There are many different topics you could write on that would make an engaging guide or e-book.

And the great thing is you have a ton of subject matter experts at your school who could write these: your teachers!

Some of the topics you could cover would be:

  • 10 Things to Look For When Thinking of a New School
  • How to Recognize if You Have a Gifted Child
  • How to Make Your Child Love Reading
  • Best Books For 4th Graders
  • How to Install Parental Controls on Your Computer
  • Guide to Preschools in Your City

(As an aside, these topics would also make great ideas for blog posts. Learn more in 20 Ideas for a School Blog.)

All of these would interest your prospective parents, position you as an expert, and solve a problem for your prospective parents.

However, the pitfall with e-books is that many are poorly written and, frankly, useless. If you can’t deliver on the promise of your lead magnet, don’t expect families to believe you can deliver on your promise of a great education for their child.

Spend a bit of money to have them laid out nicely. Don't just give them an MS Word document. Back when I was the one-man operation behind Bright Minds Marketing, I used Fiverr to design my e-books. It’s a very inexpensive option for a great looking product.

Remember: you can’t just offer something of value. You have to deliver on that value!


Anything for That Email Address

Lead magnets like newsletters and e-books aren’t the only way to get email addresses from web visitors. Schools have a lot to offer prospective families that can’t necessarily be downloaded online. Some of these include:

  • Tickets to school sporting events, concerts, musicals, etc.
  • Slots in an upcoming tour
  • School swag
  • Admission to a one-day event your school is having (like a STEM day or an art workshop)
  • A personal phone consultation with an admissions officer

Not only are these ways to get email addresses but they are also great ways to introduce families to your school and to start a conversation with them that can lead to enrollment.

However, just as with downloadable lead magnets, these offers can be effective only if what you’re offering is tangible, specific, and solves an immediate need.

For example, if you want families to hand over their email address in return for a slot on a tour, don’t have them fill out a form that promises to get back to them about future tours. Allow families to sign up for a specific tour at a specific time.

A parent is much more likely to sign up for the 9:00 a.m. tour on Tuesday, October 2, than they are to sign up for the general concept of a tour at some undetermined point in the future.

Make it tangible. Make it specific. Make it immediate.

Use Your Email List Wisely

Getting email addresses and other contact information is an important part of the job. But it’s just the beginning. Once you have this information, you must make sure you are using it well.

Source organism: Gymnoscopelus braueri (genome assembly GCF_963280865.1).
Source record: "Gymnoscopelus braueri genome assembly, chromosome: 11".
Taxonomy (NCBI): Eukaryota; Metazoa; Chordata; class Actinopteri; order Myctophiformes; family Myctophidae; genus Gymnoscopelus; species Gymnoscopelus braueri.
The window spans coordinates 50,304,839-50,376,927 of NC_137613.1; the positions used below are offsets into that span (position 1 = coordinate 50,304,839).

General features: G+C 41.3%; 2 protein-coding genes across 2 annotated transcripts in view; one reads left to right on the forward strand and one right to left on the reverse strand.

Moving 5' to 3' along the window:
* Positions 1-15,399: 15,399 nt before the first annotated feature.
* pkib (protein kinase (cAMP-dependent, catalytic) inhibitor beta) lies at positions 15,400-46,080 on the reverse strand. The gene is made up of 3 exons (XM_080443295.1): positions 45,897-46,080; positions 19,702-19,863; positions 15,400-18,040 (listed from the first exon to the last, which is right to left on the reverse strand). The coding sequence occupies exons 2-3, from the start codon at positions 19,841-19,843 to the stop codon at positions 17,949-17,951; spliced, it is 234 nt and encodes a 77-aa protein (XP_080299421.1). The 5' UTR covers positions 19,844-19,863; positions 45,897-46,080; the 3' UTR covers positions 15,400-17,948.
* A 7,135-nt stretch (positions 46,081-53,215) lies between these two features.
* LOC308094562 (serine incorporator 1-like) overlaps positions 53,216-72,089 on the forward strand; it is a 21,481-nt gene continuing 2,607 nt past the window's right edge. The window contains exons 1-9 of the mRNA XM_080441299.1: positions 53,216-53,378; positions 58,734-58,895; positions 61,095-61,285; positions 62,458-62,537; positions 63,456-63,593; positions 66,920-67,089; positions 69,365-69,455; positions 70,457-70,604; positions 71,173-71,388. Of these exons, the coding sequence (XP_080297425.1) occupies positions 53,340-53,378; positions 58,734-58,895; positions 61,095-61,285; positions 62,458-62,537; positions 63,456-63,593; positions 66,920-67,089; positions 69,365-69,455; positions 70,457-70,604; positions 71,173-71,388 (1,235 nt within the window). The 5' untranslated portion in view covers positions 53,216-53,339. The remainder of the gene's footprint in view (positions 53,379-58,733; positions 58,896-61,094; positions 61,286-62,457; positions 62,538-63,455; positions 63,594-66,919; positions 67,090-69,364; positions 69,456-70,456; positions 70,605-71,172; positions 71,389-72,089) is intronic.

Some key things to remember about email marketing are:

  • Enter the contact information into a CRM. Customer relationship management software allows you to personalize and track your communications with each family. A CRM made specifically for K-12 schools, like SchoolMint Connect, can help you with this.
  • Be strategic with your use of email. Create a systematic program designed to increase enrollment by leading each family along the path from initial interest through enrollment.
  • Make it a conversation — not a monologue. Encourage families to ask questions, and have them engage with different members of your school community, not just with the admissions team.

Learn more in What Is a CRM and How Can It Improve My School’s Enrollment Marketing?

woman with tattoos typing on a computer

Install a Retargeting Pixel

As promised, this is the perfectly legal but somewhat morally questionable tactic.

A retargeting pixel (also called a remarketing or tracking pixel) is a somewhat creepy yet incredibly effective thing that digital marketers use to get targeted ads in front of you.

When you visit a website that has one of these installed (and yes, you can do it for Google and Facebook), that website writes a little bit of code into the cookie file of your browser.

That piece of code then tells the different ad platforms to display ads from the website you just visited.

For example, I bought my wife some leggings from Saks 5th Avenue. I never shop there, and I am not their target customer, so I never see their ads. But because I went to their site, I was seeing their ads all over the place when I was on the internet. They used a retargeting pixel.

Putting an ad in front of somebody who has already shown interest in a product or service is smart marketing.

This doesn’t tell you who visited your website, but it does increase the chances of them coming back because you are putting your ads in front of them when they browse the internet.

Questions or Comments? Let’s Discuss!

If you want to discuss email marketing, lead magnets, or anything else about how to increase enrollment in your school, I’m here to help.

Click the banner to get in touch for a consultation!